We’ve all been there. You’re tired, you’re hungry, and you just want to find something to eat. With today’s busy lifestyles, it’s easy to prioritize convenience over nutrition when shopping for groceries. But when you realize that food quality plays a critical role in your overall health – particularly if you’re a cancer patient – or shopping for one – it only makes sense to plan ahead and shop accordingly.
Let me tell you that it CAN be done. I’m a 37-year Stage 4 cancer survivor and I learned the long, hard way how to fight and win the battle against cancer. I learned which foods promote health and which ones tear it down. I also learned how to cook – and to shop. I discovered that the healthiest, freshest foods are often found on the outer aisles of the grocery store. And even then, you need to know what you’re looking for.
As I wrote about in my book, I Used to Have Cancer, here are some tips for choosing healthy, cancer-fighting foods.
Toxic Foods to Avoid
Processed Foods: Avoid processed foods that contain additives such as MSG, trans fats (partially hydrogenated oils), chemical preservatives, and artificial sweeteners and. Always choose organic fruits and vegetables as non-organic fruits and vegetables often contain pesticide residues.
Sugar: Cancer thrives on sugar, so it is crucial that all forms of sugar be eliminated from your diet. This includes sugar in all its forms: white sugar, glucose, fructose, sucrose, maltose, lactose, raw sugar, brown sugar, powdered sugar, molasses, maple sugar, honey, corn syrup, high-fructose corn syrup, synthetic sugars, such as sorbitol, mannitol, and xylitol, Nutrasweet, Equal, and alcohol.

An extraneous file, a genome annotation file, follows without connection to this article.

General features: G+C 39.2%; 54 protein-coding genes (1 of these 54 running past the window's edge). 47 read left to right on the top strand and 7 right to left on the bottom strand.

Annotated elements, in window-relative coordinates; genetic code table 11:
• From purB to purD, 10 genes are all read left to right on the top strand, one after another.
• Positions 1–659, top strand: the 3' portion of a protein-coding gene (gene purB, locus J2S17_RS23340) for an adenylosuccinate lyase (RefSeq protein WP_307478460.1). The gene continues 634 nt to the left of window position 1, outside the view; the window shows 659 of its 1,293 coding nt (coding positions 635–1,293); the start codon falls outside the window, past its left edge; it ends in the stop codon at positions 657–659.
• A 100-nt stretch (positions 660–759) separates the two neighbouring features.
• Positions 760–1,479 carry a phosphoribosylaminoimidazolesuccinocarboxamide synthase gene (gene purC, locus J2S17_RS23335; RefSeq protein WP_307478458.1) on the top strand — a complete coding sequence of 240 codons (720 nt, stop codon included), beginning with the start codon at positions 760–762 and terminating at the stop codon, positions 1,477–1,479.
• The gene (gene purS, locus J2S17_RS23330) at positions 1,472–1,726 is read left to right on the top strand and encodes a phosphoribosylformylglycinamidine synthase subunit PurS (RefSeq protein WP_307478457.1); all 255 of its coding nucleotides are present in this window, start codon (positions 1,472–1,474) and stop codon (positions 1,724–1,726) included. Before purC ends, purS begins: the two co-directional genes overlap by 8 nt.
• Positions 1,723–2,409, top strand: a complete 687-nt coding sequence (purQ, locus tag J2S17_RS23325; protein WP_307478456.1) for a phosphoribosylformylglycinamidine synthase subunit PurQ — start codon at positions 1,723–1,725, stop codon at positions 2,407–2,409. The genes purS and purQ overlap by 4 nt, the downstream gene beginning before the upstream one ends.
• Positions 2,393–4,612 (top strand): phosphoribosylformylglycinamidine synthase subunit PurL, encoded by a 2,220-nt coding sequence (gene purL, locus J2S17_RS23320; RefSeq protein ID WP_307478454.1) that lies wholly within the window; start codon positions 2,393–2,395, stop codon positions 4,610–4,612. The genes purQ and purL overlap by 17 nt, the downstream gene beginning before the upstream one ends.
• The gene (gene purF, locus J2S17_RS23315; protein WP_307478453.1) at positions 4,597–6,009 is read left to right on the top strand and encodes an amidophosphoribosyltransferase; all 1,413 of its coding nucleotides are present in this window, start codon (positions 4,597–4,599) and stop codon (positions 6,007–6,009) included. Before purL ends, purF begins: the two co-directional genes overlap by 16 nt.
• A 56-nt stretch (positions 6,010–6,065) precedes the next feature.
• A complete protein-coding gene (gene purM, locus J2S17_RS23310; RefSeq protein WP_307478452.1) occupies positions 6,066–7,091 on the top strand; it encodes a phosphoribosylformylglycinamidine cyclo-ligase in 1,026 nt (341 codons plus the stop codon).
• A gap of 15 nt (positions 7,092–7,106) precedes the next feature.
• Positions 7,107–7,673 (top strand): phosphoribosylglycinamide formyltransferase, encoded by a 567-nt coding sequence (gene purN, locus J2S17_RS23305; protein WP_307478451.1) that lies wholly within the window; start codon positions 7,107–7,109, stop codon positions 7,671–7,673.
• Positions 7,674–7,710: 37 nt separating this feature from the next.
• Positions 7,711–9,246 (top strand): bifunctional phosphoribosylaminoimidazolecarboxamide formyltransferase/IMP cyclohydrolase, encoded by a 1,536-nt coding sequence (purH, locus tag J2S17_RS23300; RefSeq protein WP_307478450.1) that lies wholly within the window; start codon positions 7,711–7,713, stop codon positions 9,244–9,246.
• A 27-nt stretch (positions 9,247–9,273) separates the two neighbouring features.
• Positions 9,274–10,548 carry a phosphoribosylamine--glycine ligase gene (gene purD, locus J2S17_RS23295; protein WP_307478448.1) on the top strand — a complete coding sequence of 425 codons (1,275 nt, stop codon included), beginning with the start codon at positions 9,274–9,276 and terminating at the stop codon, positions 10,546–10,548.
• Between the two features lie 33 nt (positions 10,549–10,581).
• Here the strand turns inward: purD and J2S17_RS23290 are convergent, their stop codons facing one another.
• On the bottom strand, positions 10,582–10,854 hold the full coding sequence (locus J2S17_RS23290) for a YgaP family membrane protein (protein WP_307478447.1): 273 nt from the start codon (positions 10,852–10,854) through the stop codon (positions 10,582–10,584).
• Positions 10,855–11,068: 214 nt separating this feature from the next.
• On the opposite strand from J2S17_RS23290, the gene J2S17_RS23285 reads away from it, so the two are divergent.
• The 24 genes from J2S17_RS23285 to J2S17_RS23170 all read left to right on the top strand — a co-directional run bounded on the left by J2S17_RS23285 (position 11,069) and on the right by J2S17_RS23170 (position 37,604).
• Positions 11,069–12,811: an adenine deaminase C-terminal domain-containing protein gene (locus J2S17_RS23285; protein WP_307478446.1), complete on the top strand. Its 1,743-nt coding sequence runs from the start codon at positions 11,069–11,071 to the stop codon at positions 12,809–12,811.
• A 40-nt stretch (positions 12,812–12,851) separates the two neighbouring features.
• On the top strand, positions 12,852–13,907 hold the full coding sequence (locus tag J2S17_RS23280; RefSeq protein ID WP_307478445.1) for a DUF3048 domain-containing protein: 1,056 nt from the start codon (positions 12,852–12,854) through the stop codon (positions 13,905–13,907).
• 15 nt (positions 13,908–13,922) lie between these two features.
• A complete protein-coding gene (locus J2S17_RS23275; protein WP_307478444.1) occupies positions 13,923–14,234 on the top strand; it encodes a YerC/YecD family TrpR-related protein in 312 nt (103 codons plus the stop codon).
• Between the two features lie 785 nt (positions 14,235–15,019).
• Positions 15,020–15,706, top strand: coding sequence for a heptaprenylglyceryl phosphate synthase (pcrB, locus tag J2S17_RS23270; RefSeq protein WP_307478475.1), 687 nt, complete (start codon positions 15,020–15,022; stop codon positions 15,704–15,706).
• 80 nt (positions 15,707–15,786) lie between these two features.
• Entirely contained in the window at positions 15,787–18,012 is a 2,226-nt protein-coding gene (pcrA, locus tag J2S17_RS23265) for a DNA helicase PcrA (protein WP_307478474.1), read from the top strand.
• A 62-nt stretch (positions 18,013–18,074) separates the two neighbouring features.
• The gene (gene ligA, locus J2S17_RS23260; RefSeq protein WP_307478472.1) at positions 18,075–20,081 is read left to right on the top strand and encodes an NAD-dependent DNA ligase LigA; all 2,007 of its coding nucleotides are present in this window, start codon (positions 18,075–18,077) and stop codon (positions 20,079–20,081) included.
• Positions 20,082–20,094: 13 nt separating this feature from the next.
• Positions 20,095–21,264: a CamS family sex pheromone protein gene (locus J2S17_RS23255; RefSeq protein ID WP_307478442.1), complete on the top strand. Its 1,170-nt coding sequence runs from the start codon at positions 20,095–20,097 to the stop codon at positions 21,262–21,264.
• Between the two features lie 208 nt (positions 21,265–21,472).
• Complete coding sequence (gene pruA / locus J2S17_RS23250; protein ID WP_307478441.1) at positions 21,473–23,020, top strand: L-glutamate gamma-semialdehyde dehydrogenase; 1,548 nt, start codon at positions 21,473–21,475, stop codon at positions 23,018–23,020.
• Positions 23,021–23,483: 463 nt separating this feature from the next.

Harmful Proteins: Limit animal proteins, specifically red meat. Instead, consume small portions of white meat chicken, turkey, and wild-caught white fish as a form of lean protein sources. Beans and legumes may also serve as plant-based protein sources.
Foods That Fight Cancer
Organically-grown Leafy Greens: A large amount of leafy greens, such as kale, collard greens, daikon greens, lettuce, turnip greens, mustard greens, bok choy, and watercress, are recommended. The chlorophyll they provide helps to detoxify your body.
Cruciferous Vegetables: Consuming organic cruciferous vegetables such as broccoli, cauliflower, Chinese cabbage, and Brussels sprouts is a smart way to detox the body of heavy metals and synthetic estrogens.
Sea Vegetables: Kombu, wakame, nori, dulse, and arame are examples of sea vegetables that contain compounds which have been shown to suppress cancer cell growth and prevent metastasis.
Fermented Foods: Almost any vegetable can be fermented, a natural process that makes them high in probiotics. Probiotic-rich foods help to promote good digestive health and boost your body’s immunity. Try adding daily servings of organic miso soup, kimchi, and sauerkraut (I love Bubbi’s brand). When buying fermented vegetables, look for the words “raw, unpasteurized” on product labels.
Herbs: Add herbs like cilantro, garlic, and onions – which are natural chelators of heavy metals – as part of your daily diet.
Spices: Choose spices like turmeric and cinnamon that boast anti-inflammatory and cancer-fighting properties.